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Caribbean’s Next Top Model

By Kieran Andrew Khan From Newsday TT

Photography: Jeff K Mayers

LeShae Riley is a paradox in personality. On the one end she is the confident and photogenic face and winner of Caribbean’s Next Top Model (CaribeNTM) cutting the figure of the ideal model in her portfolio and on the runway. On the other hand, she is a thoughtful, insightful, humble and almost shy person in a one-on-one type situation. It’s clear the winner of this year’s competition was chosen for far more than just her aesthetic.

At just 21, the five feet 11 inches Trinbagonian claimed the bragging rights as one of the most beautiful models in the Caribbean, complete with a US dollar cash prize and a contract with a prestigious modelling agency based in New York. And it was all unplanned.

“I never thought of this as an option. This wasn’t my dream growing up but rather something I discovered as a passion afterwards. I was pursuing my business management degree at SBCS but I was going through a couple of things and I just needed a change; something different. I spoke to my uncle about quitting the programme. Around this time too, I was feeling a little less than confident in myself and I decided to do a photoshoot with a local photographer to sort of get inspired and feel myself again. After that collaboration I just fell in love with the idea of modelling,” she explained.

When the opportunity came up to apply for CaribeNTM, she told her mother she would be going to the auditions. However, that same weekend a family member was getting married and she could not miss the wedding. “I was caught in the middle of knowing it was an opportunity I needed but I would also have regretted missing that big day with my family. So I went to the wedding,” she recounted. But as luck would have it, the date for the CaribeNTM audition was changed. “God was working something for me. It’s happening this way because I had a real chance.”

The experience was a challenging one – far from just what’s seen on TV she noted. The vacation environment offered by being on location at a resort in Jamaica had much of a boot-camp feel – constant activity required to be a part of the show and the competition. This, paired with the constant threat of elimination. But it was all worth it for Riley.

“You have all these moments that test you – from standing on the beach waiting for your shoot for ages while it’s chilly and you’re in a bikini, or changing in a room full of other models where you wonder, ‘what did I sign up for?’. Then there are the eliminations when you or your friends may be going home and the constant assessments during the period. It tests you and your confidence. Then there’s the fact that you have no contact with the outside world,” she noted, as competitors’ phones are taken away for the filming period. “I live with my phone; as I often don’t go to bed early I would scroll it late at night. That took getting used to,” she said, laughing. Despite being late to bed, she was often the ‘house alarm’, often up early and ready for the day’s challenges.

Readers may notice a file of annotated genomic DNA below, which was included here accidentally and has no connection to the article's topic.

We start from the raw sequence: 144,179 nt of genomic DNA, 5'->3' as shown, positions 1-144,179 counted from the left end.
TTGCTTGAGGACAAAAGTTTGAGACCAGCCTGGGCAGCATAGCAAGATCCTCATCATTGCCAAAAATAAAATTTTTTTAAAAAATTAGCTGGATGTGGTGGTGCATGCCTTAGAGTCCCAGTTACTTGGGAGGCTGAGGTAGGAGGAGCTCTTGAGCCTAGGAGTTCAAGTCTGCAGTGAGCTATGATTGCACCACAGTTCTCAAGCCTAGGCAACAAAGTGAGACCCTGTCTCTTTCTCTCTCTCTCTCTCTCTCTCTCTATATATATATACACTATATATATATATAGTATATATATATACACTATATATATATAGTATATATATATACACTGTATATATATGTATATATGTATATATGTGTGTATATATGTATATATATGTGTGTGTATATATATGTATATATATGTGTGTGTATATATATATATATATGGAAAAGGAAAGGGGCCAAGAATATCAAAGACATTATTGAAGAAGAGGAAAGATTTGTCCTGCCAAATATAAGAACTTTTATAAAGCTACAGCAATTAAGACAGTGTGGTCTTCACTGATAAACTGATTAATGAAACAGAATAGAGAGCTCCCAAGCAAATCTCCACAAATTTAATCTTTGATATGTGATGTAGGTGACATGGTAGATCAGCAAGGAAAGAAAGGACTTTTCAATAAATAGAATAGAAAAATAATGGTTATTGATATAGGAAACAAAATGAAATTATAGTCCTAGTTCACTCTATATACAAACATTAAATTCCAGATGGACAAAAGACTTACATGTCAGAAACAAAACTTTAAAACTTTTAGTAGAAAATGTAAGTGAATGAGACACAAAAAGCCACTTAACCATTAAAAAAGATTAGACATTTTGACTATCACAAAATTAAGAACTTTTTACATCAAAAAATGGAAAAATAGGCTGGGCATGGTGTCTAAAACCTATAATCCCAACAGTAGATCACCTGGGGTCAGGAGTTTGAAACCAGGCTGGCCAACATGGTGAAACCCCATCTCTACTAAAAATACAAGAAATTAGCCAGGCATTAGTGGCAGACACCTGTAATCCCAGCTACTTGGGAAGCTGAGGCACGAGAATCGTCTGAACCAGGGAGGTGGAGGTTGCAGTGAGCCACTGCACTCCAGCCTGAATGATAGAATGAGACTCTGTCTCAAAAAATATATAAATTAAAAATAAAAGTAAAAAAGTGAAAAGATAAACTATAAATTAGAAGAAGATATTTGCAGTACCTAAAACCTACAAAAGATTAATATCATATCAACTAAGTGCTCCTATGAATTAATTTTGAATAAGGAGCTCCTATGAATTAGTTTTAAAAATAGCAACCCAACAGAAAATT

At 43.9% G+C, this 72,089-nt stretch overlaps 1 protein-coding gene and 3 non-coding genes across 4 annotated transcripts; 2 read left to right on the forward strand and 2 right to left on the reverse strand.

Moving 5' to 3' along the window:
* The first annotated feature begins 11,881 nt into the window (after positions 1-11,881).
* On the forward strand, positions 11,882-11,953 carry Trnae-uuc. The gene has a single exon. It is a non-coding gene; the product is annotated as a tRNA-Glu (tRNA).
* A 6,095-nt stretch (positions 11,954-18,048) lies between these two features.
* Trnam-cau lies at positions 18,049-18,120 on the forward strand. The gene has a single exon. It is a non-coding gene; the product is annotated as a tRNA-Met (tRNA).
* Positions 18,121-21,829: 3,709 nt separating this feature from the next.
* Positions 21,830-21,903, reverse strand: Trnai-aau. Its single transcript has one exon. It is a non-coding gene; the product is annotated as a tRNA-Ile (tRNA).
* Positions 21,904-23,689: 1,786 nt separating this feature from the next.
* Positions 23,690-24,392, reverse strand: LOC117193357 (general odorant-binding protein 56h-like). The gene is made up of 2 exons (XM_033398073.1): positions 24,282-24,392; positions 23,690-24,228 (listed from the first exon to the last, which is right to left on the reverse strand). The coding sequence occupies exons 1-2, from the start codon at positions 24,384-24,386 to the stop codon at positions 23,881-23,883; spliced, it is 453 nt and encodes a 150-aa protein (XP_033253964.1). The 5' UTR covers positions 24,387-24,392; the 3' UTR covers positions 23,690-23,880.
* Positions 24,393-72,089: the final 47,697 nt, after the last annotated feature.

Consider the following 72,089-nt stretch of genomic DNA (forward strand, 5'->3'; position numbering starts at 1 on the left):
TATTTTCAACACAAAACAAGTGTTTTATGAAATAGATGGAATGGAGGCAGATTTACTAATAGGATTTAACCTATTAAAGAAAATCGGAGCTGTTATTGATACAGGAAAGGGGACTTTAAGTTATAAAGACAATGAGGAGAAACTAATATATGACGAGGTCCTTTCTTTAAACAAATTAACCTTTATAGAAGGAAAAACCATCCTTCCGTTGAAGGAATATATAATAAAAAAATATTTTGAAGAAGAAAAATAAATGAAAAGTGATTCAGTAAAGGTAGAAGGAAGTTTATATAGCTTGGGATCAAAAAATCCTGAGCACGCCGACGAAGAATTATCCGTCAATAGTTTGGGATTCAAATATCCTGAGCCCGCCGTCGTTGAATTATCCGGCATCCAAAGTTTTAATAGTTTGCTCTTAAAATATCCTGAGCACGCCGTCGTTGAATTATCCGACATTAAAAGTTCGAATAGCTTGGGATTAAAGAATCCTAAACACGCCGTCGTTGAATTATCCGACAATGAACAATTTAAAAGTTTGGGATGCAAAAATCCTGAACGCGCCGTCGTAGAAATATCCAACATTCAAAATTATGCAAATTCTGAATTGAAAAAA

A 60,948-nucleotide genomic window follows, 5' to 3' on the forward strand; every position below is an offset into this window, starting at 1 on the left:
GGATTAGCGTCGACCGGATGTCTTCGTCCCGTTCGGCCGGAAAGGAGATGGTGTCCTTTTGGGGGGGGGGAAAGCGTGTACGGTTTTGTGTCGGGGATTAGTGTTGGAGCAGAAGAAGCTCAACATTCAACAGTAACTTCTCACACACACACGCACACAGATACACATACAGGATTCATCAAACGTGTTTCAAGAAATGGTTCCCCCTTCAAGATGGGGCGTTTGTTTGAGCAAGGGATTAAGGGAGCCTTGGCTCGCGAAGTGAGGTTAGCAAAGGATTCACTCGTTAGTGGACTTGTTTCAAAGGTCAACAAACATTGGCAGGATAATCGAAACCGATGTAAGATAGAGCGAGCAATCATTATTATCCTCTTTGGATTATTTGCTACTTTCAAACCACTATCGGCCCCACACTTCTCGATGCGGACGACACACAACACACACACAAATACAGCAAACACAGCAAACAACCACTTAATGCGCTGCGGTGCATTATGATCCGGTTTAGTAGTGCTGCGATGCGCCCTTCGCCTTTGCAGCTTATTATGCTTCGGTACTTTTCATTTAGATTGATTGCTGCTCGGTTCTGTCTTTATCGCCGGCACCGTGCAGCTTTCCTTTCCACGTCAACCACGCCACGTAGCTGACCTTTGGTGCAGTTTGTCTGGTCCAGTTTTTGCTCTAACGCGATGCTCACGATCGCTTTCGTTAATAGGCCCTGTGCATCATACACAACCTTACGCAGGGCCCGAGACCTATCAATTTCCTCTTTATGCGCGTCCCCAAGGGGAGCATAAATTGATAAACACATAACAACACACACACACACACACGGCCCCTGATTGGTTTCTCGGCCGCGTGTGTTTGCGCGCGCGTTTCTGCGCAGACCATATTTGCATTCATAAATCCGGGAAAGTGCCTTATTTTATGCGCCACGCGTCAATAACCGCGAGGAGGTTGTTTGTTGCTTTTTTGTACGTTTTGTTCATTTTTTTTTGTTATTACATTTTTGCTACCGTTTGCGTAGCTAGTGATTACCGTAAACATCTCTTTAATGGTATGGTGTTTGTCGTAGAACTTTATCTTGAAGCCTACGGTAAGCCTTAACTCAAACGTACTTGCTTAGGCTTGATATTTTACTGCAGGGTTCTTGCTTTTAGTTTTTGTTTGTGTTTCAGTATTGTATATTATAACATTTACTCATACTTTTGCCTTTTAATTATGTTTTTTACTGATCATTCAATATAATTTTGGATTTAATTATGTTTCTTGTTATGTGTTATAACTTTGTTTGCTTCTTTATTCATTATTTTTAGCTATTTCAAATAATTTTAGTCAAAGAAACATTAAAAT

Having won, she knows this is just the start of a new journey for her. “My vision is to reach my full capacity as a career model in a few years. Of course I would love to walk a Victoria’s Secret runway just once! But eventually I would love to open a swimwear store under my own brand. If I can build me as a brand, then I can get there.”

Her ambitions go beyond walking the runway and extend to walking a different type of stage too, “I would love to give a TED talk one day, or be able to share my journey and experience with other people. I write a lot; I think it’s important to have those conversations with yourself. And sometimes I write just to get something off of my chest and other times my writing might make my way into an Instagram caption,” she noted.

Her understanding of herself also extends so effortlessly to others. “My friends always thought I would be a good counselor or psychologist due to my ability to understand and empathise with people,” she pointed out, “but I think when I am able to reach somewhere more substantial I would definitely like to put this ability to work to help uplift women and children especially.

“I recently saw a little girl selling vegetables in what should have been done after school hours. She was no more than seven or eight and there she was selling on her own with no parent in sight. It broke my heart. I want to help people like this as best as I can,” she said.

“I want to be in that position where I am not hopeless to help like I feel now.”

IMAGES: Jeff K Mayers

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